Guest Review: Deaf Isn’t Dumb by Tara Chevrestt
Most of us go through life with blinders on, knowing only that situation to which we are born. Naturally, we give little thought to the personal experiences of others, unconsciously assuming that the person next to us views and experiences life much as we do ourselves. Seldom are we able to step into another’s shoes and see life from an entirely different perspective, but on occasion, books such as Tara Chevrestt’s Deaf Isn’t Dumb provide just such opportunities.
In relating her personal experiences – her struggles, her triumphs and her observations – Chevrestt exhibits not only a remarkable amount of courage, but a hope, a heartfelt desire to dispel a misconception while redefining how we perceive the hearing impaired.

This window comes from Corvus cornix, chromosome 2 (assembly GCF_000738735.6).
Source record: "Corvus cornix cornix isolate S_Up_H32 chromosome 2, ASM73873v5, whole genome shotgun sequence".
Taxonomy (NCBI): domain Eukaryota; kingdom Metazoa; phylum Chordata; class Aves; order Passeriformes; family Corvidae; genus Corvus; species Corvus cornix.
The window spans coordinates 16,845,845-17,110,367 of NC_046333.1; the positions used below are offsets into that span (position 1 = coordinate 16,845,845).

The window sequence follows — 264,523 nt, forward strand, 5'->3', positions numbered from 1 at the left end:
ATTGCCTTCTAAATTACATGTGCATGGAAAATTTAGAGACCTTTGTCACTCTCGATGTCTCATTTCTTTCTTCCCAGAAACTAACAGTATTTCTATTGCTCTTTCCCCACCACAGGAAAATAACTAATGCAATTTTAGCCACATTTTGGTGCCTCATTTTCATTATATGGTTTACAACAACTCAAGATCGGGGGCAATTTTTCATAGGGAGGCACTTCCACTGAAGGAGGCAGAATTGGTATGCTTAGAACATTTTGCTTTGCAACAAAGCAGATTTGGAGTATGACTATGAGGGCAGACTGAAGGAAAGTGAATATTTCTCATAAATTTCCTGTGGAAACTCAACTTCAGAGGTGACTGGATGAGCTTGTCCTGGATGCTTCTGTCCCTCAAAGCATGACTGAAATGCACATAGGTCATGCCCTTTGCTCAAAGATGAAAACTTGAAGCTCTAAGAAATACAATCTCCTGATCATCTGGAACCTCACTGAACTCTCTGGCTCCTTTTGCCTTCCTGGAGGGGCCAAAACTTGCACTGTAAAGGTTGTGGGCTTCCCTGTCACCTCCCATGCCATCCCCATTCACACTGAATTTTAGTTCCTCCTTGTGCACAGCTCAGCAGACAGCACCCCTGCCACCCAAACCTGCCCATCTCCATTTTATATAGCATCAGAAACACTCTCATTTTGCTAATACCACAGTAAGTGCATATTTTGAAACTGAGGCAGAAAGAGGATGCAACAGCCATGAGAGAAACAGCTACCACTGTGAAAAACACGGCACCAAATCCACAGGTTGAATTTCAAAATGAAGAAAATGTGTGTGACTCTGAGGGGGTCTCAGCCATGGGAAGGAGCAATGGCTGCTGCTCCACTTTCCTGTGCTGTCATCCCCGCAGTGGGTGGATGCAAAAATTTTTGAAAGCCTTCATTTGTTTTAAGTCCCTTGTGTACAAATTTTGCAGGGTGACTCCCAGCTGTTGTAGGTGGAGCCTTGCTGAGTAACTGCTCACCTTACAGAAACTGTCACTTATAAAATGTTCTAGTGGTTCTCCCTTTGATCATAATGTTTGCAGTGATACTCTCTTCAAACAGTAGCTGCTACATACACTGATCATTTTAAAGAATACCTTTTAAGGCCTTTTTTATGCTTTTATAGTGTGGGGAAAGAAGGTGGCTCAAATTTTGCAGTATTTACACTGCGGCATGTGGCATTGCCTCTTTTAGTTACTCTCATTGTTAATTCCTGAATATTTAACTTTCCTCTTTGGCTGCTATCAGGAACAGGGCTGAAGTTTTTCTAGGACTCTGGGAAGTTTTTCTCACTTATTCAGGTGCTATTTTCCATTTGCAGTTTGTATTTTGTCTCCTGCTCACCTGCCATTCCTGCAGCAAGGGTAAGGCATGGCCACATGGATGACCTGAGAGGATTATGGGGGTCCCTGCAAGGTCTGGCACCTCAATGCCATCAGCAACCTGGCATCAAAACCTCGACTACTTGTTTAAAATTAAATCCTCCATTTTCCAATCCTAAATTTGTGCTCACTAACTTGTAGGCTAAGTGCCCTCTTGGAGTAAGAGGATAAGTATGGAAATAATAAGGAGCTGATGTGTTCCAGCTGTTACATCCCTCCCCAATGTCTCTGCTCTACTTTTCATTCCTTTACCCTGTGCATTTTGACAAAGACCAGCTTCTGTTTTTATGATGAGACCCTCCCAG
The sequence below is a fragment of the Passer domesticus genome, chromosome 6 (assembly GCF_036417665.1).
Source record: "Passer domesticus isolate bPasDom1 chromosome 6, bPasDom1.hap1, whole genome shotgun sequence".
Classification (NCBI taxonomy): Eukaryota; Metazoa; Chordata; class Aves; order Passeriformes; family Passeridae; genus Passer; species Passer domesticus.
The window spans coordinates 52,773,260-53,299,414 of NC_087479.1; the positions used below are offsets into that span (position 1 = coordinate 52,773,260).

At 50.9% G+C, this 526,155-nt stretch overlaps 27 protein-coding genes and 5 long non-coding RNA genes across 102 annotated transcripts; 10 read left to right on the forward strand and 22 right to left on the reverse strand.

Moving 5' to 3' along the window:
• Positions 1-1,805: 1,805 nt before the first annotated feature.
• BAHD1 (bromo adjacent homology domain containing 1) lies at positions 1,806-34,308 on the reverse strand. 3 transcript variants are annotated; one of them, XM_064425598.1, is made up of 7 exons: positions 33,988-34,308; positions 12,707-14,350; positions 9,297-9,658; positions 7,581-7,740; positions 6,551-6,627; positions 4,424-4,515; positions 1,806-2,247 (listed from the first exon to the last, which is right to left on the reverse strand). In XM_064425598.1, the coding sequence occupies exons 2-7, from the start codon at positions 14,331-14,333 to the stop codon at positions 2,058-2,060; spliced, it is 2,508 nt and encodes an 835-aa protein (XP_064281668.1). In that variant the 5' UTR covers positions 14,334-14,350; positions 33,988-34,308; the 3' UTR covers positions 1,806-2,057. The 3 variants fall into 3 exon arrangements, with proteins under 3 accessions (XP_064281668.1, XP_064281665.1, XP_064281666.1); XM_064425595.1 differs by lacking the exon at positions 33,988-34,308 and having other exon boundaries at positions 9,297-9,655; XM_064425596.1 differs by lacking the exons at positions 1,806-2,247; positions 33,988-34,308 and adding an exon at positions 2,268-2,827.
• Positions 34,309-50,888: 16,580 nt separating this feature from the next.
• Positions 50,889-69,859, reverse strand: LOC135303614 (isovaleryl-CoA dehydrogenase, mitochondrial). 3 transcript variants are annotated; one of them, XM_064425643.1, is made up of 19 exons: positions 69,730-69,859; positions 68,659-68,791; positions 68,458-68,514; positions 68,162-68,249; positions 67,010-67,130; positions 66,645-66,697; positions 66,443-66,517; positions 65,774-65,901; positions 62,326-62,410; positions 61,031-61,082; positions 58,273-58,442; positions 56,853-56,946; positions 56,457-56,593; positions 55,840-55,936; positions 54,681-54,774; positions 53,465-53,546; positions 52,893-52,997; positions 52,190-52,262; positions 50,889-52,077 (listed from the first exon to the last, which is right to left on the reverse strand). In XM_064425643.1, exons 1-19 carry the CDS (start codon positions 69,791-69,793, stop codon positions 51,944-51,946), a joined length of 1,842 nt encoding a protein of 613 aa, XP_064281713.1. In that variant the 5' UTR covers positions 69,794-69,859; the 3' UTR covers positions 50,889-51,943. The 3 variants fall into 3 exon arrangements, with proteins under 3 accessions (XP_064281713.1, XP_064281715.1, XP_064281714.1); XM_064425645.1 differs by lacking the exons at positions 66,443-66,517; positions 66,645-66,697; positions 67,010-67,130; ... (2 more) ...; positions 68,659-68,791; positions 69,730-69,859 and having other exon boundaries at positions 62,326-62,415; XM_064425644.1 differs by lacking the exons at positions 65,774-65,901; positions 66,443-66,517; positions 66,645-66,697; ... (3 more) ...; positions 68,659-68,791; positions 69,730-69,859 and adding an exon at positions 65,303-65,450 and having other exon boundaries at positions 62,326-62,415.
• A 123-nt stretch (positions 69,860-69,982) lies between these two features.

I think the most noteworthy point of the book is that Chevrestt doesn’t wallow in self-pity but neither does she vilify those who have trespassed against her in either ignorance or enmity. This is a straight forward look at the world she lives in everyday, one which is in some ways entirely familiar but in others, wholly foreign.
An enlightening and amusing story of strength, perseverance and tenacity made all the more moving in that it is true.
Note: Deaf Isn’t Dumb was re-released under the title Hear Through My Ears in August of 2012.